Who here watches Mrs Brown's Boys? It's the number one-viewed television programme in this country. It beat the Queen's Speech at Christmas. It won the best comedy of the 21st Century. And, yes, the intelligentsia were horrified. We don't get the joke. If you want to understand why Donald Trump won, look at who watches Duck Dynasty in America.

It's not just our cultural analysis that has become lazy, it's our economic one too.

We spend our time fighting income inequality, when the real issue is wealth and asset inequality. Being able to pass on money to your kids, help them set up businesses, get on the housing ladder. More so than in previous generations. And that isn't just about individuals - that's about our regions too.

Truly, we are living through a post-truth politics that enables such division. It's not just fake news we have to worry about, but an almost nihilistic attachment to not being the mainstream. You don't have to be sat in a political conference on a Saturday morning to know that echo chambers are not just the preserve of the right, or new.

Or to know that its even easier to slip into them - six out of every ten millennials get their news from Facebook. We're not in the spaces online or offline to even fight for the values that made us turn up in the first place, in a world that is changing at a rapid pace.

So if we want to live, we need to build something new to meet the world which we now face - and we need to be ourselves, not a pale imitation of the right or the populists.

Because this is not about watching television programmes you don't like. It's not about being silent and accepting about views you don't agree with in the name of unity. I'm not asking you to agree with Nigel Farage, I'm asking you to argue with him.

And to do that we have to be a living, breathing movement. Because trying to revive corpses makes us all zombies. We need to take a lesson from the oldest democrat of all. Socrates said" "The secret of change is to focus all of your energy, not on fighting the old, but on building the new."

So to start living again we need to shed the battles of the old skin. To go back to our ideals, individuals, institutions. Because nobody has the preserve on bright ideas, but what we need to have is the right ideas. Ideology isn't just about standing against something. It's about how those ideas define what we do, our purpose, our passion, our mission.

An intervention is about specific examples, so let me give you some:

- By 2030, nearly half of today's jobs will either be automated or outsourced. Why are you obsessing about higher education and immigration when it's travel agents and robots we need to think about?

- By 2030, half of the world won't be using banks. Why are you obsessing about bankers when the real bankers you should care about are the bank of mum and dad. The people able to give our young people those opportunities.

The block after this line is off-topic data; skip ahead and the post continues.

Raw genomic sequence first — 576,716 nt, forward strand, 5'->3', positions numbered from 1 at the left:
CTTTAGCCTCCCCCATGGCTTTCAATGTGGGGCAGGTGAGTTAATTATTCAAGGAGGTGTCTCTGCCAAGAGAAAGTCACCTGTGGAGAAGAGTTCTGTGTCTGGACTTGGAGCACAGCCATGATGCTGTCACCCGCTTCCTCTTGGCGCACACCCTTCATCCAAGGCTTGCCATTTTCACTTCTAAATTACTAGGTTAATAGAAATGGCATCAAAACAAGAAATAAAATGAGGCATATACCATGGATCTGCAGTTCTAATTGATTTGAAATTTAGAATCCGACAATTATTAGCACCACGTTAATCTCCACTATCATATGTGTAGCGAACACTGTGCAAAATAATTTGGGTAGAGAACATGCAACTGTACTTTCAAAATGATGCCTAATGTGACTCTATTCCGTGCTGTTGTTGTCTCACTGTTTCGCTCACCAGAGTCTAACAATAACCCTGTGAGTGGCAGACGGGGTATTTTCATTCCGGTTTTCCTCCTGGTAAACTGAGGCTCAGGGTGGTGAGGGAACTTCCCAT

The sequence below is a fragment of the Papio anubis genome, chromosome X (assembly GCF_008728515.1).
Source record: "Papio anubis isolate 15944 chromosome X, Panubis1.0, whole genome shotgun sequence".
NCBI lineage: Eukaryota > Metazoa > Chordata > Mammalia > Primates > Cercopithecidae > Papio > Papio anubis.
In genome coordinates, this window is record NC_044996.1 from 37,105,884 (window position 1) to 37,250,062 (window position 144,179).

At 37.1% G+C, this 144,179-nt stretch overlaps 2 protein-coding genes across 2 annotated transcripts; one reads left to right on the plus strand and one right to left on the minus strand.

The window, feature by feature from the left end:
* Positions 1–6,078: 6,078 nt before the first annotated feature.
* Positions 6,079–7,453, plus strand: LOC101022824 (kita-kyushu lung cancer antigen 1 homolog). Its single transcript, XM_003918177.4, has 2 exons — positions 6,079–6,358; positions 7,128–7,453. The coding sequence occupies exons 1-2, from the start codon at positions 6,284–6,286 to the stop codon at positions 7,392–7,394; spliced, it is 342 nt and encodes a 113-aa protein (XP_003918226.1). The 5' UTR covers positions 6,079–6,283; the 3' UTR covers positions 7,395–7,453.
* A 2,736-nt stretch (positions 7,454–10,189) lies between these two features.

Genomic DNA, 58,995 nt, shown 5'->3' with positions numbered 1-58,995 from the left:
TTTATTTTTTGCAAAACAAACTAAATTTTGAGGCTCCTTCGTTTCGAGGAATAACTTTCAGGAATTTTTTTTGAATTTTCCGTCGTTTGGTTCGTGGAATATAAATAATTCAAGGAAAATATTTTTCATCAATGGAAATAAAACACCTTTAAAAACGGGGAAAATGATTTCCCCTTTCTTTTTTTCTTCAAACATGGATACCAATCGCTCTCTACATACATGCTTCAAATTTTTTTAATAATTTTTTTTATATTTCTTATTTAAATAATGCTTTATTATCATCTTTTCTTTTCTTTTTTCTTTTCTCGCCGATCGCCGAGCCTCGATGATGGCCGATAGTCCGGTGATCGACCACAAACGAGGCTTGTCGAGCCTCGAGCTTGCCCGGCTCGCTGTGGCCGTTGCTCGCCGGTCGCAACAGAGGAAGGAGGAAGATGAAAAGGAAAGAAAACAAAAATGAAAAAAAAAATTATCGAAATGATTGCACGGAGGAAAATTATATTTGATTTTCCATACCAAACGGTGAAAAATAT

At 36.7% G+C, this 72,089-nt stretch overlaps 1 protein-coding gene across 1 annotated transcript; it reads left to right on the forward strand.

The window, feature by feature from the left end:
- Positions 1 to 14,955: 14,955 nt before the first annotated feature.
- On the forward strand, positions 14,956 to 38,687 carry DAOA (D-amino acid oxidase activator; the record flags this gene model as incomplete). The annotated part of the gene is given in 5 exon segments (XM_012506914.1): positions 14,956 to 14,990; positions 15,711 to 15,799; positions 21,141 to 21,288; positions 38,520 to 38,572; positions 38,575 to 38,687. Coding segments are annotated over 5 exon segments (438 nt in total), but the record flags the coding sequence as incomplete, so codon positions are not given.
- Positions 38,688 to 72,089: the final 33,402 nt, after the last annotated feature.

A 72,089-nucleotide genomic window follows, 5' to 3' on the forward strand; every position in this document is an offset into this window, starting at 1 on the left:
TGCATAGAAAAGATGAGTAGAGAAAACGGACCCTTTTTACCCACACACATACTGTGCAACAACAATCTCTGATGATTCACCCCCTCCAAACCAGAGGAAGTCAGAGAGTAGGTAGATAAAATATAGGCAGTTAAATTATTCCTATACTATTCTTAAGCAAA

- Half of all the people who have ever turned 80 are still alive. So why are we obsessing about hospital beds and not preventative care? When a woman has died this week in America from a superbug resistant to all antibiotics, why are you not investing in research?

And to do that we need to be more than just chains of individuals, offering an old machine-type politics. Changing a world this complex and imbalanced cannot be a spectator sport. Devolution, federalism and electoral reform must be rooted in participation and engagement - not just about voting systems, but culture of responsibility for what is achieved.

You think that's impossible? Who here took part in the Ice Bucket Challenge? Well, you helped fund a medical breakthrough in ALS because everybody did their bit. They were organised. It shows it is possible, it's just not happening through progressive politics.

And that's my final point. Because to do this we need a grown-up form of socialism. We need to recognise that it's not institutions but networks that are the future of our movement. There are negative consequences of changes to freedom of movement, to our membership of the single market - and to not acting at all. But no democratic legitimacy can excuse a lack of honesty on that.

The future of Europe, the future of our politics, is about the relationships we build with each other from the grassroots to the international level, and that cannot be done in smoke-filled rooms in Brussels or even on the backbenches of Hogwarts gone wrong.

None of this is easy. This is why this is an intervention. Don't be the frog slowly boiling to death in your own stew of bones. Sitting in your echo chamber, rehearsing the same old ideas, arguing with the same old individuals, defending the same tired institutions.

We have faced challenges before as progressives. We have faced change before. And we have chosen before to live. And live again we can. That is our call and our cause.

Stella Creasy is the Labour and Co-operative MP for Walthamstow